Over 90% of global GHG emissions from the industry sector come from a dozen industries, including iron and steel manufacturing, chemicals, and cement. Source: Infographic based on AGCI’s 2018 Workshop on Technologies and Policies to Decarbonize the Industry Sector and its subsequent publication by Rissman et al., 2020.

Industrial processes are mostly thermal-based and require the use of large amounts of fossil energy. Decarbonizing the industrial sector is a massive challenge but reducing energy consumption is possible through process streamlining. Installing variable-speed drive motors, process and equipment sensors, energy efficient lighting, and waste heat recovery systems can have significant energy, economic, and emissions savings. For example, it is estimated that fixing leakages in the compressed air systems that most industrial processes rely on would result in over $3 billion in collective savings across manufacturing centers (CAGI). Exelon Energy identifies additional crucial steps industrial facilities can take to ensure efficient operation.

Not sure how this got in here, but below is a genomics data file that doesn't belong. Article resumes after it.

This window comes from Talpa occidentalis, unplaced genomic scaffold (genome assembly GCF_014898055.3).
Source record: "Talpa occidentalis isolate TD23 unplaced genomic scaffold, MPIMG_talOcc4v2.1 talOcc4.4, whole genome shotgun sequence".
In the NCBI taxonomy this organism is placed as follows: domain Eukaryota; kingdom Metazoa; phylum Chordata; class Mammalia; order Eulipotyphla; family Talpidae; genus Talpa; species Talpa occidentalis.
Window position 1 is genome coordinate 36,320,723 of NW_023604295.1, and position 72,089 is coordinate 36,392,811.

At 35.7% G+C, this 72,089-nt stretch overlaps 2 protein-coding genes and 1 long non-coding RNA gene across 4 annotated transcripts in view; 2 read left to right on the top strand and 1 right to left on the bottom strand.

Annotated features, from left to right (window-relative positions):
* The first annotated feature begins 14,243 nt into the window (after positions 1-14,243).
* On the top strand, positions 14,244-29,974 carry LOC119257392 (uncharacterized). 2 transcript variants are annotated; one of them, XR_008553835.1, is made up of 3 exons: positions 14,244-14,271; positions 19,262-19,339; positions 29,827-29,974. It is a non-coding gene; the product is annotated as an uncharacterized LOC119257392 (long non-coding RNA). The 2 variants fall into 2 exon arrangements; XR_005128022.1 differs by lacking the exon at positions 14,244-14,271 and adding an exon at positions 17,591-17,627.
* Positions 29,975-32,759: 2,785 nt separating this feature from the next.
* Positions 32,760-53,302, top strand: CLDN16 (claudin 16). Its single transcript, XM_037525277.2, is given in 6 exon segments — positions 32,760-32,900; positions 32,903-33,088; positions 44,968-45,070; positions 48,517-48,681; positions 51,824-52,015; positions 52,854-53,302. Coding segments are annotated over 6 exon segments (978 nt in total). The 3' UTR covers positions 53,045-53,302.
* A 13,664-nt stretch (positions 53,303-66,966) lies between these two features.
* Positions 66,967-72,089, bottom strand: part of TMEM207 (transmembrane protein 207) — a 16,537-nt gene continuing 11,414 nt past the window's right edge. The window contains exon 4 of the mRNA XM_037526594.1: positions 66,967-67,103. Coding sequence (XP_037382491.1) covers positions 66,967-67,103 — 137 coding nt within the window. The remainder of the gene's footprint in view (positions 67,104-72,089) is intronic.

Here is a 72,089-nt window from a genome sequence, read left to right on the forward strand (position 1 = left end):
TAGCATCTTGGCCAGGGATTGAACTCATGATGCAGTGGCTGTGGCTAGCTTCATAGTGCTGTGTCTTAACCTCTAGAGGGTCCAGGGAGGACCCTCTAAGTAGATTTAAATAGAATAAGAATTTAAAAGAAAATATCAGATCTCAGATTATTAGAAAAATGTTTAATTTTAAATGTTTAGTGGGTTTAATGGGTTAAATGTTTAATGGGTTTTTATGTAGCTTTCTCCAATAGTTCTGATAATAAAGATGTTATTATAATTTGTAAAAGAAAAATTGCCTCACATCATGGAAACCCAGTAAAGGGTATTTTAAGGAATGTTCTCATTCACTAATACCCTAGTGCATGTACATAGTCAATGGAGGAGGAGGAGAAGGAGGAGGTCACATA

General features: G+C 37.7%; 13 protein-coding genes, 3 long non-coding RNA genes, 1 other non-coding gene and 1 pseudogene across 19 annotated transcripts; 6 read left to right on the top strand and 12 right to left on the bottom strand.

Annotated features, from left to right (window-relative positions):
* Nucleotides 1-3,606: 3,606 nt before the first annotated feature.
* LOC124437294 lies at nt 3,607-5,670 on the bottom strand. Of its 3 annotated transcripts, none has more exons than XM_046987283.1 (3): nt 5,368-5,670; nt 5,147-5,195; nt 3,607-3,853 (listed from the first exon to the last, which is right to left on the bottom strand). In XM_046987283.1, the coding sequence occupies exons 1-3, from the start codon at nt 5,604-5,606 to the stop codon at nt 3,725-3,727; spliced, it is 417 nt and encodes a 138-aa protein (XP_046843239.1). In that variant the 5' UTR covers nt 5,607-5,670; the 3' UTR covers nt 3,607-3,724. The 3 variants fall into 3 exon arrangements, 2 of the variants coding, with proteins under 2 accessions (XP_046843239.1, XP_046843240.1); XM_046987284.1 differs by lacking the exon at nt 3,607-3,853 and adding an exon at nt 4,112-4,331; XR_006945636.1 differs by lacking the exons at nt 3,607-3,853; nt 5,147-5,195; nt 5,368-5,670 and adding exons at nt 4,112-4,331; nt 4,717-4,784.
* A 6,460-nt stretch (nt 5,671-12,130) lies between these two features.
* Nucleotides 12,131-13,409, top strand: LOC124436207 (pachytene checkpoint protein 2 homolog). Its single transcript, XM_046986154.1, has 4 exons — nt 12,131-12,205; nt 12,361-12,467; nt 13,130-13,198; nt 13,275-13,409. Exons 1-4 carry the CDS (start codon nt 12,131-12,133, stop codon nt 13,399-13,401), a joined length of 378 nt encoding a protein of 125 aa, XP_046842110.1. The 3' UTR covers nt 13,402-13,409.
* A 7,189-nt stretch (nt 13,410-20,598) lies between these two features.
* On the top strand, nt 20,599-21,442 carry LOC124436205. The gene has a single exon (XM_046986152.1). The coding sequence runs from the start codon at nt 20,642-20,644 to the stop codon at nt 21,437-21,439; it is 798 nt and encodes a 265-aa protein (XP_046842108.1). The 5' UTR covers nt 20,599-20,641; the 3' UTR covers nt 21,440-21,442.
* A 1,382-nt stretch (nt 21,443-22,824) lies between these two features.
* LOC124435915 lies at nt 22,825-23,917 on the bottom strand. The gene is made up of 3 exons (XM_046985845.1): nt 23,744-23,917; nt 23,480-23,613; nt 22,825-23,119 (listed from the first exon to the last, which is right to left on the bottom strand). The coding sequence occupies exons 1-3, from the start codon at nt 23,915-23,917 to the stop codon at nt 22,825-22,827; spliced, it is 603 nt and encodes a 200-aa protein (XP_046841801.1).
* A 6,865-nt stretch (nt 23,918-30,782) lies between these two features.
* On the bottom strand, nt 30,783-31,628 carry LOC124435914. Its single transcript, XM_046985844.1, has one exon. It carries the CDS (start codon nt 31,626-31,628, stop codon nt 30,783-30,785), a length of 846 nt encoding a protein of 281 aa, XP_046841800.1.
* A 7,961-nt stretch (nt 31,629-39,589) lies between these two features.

There are several barriers to industrial energy efficiency adoption including internal competition for capital, lack of in-house expertise, and environmental permitting restrictions. The 2015 Congressional report on Industrial Energy Efficiency details these barriers in additional detail.

Nevertheless, there are policy measures and other mechanisms that can help fast-track industrial energy efficiency measures. These include regulations or standards, fiscal incentive schemes such as tax breaks, and state and federal funding to further research and development (R&D). This Lawrence Berkeley National Lab (LBNL) report offers multiple options and success stories. Aside from greenhouse gas reductions, retooling industrial facilities can also reduce other pollutants that cause local environmental harm. This is particularly relevant from an environmental justice standpoint because low income communities and communities of color often live the closest to polluting industrial facilities (Bravo et al., 2016).

Videos from 2018 AGCI Workshop “Technologies and Policies to Decarbonize the Industry Sector”: